To help all of us understand those costs better, each year, our friend Alan Arnette does a detailed analysis of the current going rates for an Everest climb. Yesterday, he posted the 2015 edition of his annual report, and it wasn't good news for prospective climbers. As Alan indicates in his report, costs have gone up substantially for the spring climbing season, and more companies are jumping across the border into Tibet in order to avoid ongoing strife between the Nepali government and the Sherpas in the wake of last year's shutdown on the South Side.

There are several significant factors that are causing the price of an Everest expedition to go up, including a raise in price for the climbing permit. This year, all climbers will be charged a flat-fee of $11,000 to get their name on a permit. In the past, it was usually about $10,000, with the overall price for the permit spread out across multiple climbers. Alan also says that more teams are increasing the amount of life insurance they are carrying for their Sherpa staff as well, going up from $10k to $15k, with the difference being covered by the clients of course. On top of that, Nepal has begun enforcing a 2012 rule that requires all trekkers and climbers to hire a local Sherpa guide for use during their visit. He estimated that will add an additional $4k to the price.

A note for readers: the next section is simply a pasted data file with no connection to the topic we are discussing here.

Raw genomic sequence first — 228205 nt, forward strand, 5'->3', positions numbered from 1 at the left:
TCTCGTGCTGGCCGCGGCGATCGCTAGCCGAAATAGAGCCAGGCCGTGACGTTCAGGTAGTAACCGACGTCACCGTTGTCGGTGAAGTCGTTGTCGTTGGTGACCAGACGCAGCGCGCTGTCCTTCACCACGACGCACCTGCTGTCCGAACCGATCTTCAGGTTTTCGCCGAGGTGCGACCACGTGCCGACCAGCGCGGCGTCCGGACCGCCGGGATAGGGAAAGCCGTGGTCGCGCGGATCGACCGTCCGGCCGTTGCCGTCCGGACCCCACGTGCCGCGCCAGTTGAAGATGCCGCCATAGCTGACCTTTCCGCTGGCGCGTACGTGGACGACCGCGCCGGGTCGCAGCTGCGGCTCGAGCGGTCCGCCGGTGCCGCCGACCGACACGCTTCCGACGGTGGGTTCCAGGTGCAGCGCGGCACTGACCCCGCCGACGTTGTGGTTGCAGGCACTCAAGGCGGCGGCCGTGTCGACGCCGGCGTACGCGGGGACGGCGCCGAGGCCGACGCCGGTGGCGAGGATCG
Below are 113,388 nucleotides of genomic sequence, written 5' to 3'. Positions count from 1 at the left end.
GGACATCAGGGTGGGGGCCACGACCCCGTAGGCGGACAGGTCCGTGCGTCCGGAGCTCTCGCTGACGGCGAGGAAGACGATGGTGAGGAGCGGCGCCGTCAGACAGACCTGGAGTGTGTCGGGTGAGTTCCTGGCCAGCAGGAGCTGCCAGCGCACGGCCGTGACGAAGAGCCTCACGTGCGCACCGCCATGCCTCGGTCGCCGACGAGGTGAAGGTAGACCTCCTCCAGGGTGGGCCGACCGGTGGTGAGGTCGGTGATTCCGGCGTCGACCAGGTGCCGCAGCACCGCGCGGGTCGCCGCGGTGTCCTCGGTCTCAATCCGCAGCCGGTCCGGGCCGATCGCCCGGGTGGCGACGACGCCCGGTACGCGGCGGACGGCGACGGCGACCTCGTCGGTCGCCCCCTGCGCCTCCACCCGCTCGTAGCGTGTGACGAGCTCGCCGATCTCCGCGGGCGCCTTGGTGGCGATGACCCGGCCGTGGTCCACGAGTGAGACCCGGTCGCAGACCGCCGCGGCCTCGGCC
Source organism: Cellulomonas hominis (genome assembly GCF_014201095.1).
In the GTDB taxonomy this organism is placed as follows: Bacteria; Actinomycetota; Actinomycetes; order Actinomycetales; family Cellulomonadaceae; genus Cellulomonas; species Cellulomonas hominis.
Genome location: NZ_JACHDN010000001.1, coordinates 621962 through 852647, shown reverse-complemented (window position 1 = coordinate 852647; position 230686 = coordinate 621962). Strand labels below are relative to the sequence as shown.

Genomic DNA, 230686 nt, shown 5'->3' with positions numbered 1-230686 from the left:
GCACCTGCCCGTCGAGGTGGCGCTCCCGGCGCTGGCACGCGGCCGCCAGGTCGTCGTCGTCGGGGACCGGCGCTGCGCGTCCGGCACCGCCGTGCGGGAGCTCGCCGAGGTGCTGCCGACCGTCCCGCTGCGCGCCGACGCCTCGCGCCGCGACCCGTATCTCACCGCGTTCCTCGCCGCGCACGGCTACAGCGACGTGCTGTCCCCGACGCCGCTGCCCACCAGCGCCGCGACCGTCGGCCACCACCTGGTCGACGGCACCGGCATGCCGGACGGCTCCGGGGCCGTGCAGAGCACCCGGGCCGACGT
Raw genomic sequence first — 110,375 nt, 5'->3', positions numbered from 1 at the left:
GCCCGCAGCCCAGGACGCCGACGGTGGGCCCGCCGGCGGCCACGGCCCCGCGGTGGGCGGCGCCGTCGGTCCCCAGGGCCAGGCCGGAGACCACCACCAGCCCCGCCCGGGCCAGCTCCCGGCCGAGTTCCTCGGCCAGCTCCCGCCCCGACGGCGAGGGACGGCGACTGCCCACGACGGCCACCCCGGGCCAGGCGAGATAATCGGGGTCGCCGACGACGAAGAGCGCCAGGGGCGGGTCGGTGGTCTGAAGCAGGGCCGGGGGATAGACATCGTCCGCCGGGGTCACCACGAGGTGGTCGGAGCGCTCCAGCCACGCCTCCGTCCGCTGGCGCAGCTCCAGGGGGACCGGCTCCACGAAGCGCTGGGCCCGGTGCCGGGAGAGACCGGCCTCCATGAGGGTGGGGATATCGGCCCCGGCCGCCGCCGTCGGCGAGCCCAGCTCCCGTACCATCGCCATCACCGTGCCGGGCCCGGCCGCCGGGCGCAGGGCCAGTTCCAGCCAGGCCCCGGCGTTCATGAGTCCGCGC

What does all of this mean for climbers wanting to attempt Everest? Alan says that the average price for a climb without western guides is now at $41,700. With western guides, that price rises to $57,000 on the South Side, and $46,000 on the North. In other words, it is a substantial sum of money no matter which side of the mountain you're climbing, and who you are climbing with. Alan is quick to point out that a few high-end guide services on the North Side are also skewing the average to a degree. Alpenglow and Himex have both jumped to the Chinese side of the mountain for 2015, and they charge $79,000 and $64,000 respectively. Without their numbers added into the mix, a North Side climb averages about $37,000.